[quote=rhare]
    I agree many billionaires today did so by playing the system of fiat currency and government influence, but like most progressive, you want to fix the symptom instead of correcting the underlying causes of the problems.  If you want the little guy to succeed allow sound money, less favouritism via regulation and government involvement.
    [/quote]
    But if there is not enough energy, food resources, or other resources left available on the planet then there is no way the little guy can succeed. That is essentially what this whole post from Chris is about (forgve me for putting words in your mouth Chris since you may disagree with me). Our economies CAN’T grow anymore! So how can the little guy succeed when he is just struggling to make ends meet? There may be a very few number of romantic rags-to-riches fairy tales to inspire everyone else who is living in poverty, but statistically, very few people can achieve this success in an economy that is no longer growing; it just isn’t possible. Unless a whole new energy game emerges, like solar energy, for example.
    [quote=rhare]
    {The solution is to reduce the work week to 3 days and the work day to 6 hours.} Sorry, but this is the stupidest thing I’ve heard.  We have too many unproductivity people so to solve the problem we should make those that produce less productive?.   Why not just not work at all?  This is the same logic as if you have too much debt to solve the problem you just add more debt.
    [/quote]
    Then you tell me what those people are going to do with their time when the economy is no longer growing? What are they going to build? Are they going to dig ditches then fill them back in again? My 3 day work week example was purely speculative that this is how much labour would be needed to simply maintain an existing economy rather than growing it, but it’s probably around that number. Do you not agree that if continual improvements in technology allow goods to be produced with less and less labour, then shouldn’t we be realizing those advances by working less and less to achieve the same standard of living as before? SInce we must now still work as much, or more, as we always have, then where is that wealth going? Answer — it is being accumulated by the very wealthy. “Why not just not work at all?” Because there is work that needs to be done! How else are things going to be manufactured and food put on your plate? How else are you going to get money to live? You go out and work for it!
    And again, I reiterate the fact that people (labour) do not produce anything. They take and transform. The problem is not that we don’t  have enough “productive” workers, the problem is that the wealth they reap is not being allocated fairly, it is being stolen by the wealthy via our banker ponzi scheme, and our debt problem is forcing our “productive” labour efforts to be allocated towards promoting economic growth in order to attempt to make a return for that debt (which of course is no longer working), ie to make our economies bigger, rather than making our economies better.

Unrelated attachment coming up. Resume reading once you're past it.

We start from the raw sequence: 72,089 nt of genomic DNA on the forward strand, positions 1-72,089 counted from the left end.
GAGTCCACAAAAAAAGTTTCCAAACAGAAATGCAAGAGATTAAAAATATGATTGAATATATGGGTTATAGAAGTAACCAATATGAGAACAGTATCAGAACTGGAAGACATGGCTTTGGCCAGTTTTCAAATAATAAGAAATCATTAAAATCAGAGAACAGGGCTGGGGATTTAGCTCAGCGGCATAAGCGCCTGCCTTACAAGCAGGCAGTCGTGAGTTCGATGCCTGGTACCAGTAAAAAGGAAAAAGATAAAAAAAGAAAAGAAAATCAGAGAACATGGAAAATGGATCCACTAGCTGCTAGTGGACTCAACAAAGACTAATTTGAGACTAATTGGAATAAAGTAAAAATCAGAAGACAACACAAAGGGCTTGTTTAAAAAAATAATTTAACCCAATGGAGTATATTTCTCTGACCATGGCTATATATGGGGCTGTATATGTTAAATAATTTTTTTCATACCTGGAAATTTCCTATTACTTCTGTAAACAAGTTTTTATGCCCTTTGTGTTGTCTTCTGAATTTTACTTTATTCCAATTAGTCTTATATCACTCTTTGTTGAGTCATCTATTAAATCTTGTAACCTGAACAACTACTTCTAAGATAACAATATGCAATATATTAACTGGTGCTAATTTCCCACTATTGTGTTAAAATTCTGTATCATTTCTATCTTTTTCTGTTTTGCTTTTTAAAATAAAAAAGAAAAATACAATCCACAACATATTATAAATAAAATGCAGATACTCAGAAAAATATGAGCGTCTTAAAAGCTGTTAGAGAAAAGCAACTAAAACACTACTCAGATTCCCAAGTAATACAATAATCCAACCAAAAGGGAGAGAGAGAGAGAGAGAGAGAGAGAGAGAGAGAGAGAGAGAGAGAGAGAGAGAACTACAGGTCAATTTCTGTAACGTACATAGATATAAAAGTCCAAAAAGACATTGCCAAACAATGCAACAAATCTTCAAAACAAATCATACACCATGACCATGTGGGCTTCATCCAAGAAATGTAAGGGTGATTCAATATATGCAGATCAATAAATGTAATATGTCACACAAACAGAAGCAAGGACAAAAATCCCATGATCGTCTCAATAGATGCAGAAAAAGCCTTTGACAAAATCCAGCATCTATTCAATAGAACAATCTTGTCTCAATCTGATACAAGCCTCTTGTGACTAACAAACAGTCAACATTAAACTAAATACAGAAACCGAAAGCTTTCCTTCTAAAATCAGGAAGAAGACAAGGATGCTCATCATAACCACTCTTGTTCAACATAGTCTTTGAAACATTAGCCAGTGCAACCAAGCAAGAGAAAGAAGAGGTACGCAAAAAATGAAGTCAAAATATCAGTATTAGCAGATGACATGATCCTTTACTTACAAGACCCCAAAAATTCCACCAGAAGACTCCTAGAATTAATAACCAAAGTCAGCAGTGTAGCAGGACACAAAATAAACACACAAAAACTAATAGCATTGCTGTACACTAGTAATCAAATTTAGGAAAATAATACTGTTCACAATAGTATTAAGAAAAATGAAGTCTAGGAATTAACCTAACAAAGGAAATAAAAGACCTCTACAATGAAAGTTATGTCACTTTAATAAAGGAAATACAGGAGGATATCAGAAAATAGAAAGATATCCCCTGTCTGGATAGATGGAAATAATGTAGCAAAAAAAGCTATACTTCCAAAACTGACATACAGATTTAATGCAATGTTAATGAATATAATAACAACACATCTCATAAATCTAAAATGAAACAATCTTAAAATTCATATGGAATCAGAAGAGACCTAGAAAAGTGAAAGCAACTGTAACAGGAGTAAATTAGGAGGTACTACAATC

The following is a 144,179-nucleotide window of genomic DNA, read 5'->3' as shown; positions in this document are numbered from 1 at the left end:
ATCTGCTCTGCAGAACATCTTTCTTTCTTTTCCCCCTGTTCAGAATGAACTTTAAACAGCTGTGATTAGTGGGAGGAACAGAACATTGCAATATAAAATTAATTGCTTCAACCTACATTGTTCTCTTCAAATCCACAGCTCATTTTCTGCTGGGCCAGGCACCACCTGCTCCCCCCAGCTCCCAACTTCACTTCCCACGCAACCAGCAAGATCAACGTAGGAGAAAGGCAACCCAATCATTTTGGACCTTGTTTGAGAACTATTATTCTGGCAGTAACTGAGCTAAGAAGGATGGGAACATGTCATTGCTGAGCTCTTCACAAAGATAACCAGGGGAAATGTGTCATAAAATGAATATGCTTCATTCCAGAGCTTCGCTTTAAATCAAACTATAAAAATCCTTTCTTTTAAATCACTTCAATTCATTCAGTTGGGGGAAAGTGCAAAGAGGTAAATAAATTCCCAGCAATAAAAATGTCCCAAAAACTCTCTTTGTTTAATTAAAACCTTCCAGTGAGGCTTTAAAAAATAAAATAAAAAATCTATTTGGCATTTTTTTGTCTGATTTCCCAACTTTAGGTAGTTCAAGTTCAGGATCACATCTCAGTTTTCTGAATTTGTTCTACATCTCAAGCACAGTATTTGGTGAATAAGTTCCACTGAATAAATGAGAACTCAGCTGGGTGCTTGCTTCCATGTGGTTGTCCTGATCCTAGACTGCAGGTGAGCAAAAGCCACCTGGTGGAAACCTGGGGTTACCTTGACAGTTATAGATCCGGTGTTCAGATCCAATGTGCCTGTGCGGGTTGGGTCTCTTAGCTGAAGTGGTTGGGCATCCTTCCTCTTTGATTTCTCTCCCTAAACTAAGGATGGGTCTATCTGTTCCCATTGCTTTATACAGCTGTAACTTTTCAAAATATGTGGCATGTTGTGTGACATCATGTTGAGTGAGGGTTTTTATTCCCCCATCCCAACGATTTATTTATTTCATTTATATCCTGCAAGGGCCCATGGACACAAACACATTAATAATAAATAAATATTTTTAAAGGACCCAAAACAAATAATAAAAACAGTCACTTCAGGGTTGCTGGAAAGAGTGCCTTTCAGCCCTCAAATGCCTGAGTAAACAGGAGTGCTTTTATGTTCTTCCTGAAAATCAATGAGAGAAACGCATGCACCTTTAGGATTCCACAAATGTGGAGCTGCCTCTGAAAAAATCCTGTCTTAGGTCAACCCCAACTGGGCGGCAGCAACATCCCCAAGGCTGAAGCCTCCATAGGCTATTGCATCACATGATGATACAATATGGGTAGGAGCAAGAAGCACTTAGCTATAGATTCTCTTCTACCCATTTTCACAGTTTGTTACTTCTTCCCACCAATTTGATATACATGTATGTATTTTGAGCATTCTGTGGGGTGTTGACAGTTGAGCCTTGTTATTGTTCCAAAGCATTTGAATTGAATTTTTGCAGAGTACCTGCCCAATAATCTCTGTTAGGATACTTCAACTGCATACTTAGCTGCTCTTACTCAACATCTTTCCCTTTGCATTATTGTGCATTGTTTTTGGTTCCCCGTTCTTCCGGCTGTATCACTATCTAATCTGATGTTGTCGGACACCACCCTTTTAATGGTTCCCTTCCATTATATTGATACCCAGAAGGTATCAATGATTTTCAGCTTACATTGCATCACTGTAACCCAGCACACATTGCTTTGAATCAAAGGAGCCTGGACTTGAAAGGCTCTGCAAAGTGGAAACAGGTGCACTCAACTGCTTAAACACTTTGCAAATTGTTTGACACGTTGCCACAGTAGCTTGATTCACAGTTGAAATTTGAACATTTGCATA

[quote=rhare]
    Tell me, why is it that most progressives what to tell the world how they must live, instead of trying to make the world better by setting an example and encouraging needed change.  I guess it’s just not as easy as stealing from others. 
    [/quote]
    Maybe, because we have an understanding of how the physical and biological world works to support our economies, and we see that there is no way that it can continue on the basis of the old outdated economic theories that have dominated thought up to now, and new ways of thinking are required? And aren’t you doing the same thing by promoting your belief in free markets? And why do you assume that I do not set an example and encourage needed change? And how do I steal from others? Isn’t the multi billionaire who pays very little in taxes the one who is concentrating wealth and stealing it from everyone else?

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  • Fri, Jun 10, 2011 - 5:45am

    #22
    doorwarrior

    doorwarrior

    Status Bronze Member (Offline)

    Joined: Oct 13 2009

    Posts: 58

    I worked my arse off, and

    I worked my arse off, and now I regret every minute of it.  Sad hey…….  I really wish I’d discovered this alternative lifestyle thirty years ago instead of ten.  It was all bullshit…..  pretense and wankerism.

    Is this how you made the money to afford the lifestyle you live today? Or was everything just handed to you for free? Is it pretense for people to want to do well for themselves and to be a productive member of society? Or are you saying that your lifestyle is the only one that counts, the rest of us wankers are beneath your high ideals?

    I own a small business and I have never used anyone’s money to make my way.  I made then reinvested my own money to help my business grow.   I am proud of my business and my contribution to society by supporting 9 families. I suppose I could live in a small house, produce nothing of value to society and throw insults at hard working people over the internet if I wanted to assume I was better than everyone else. But where would that get me?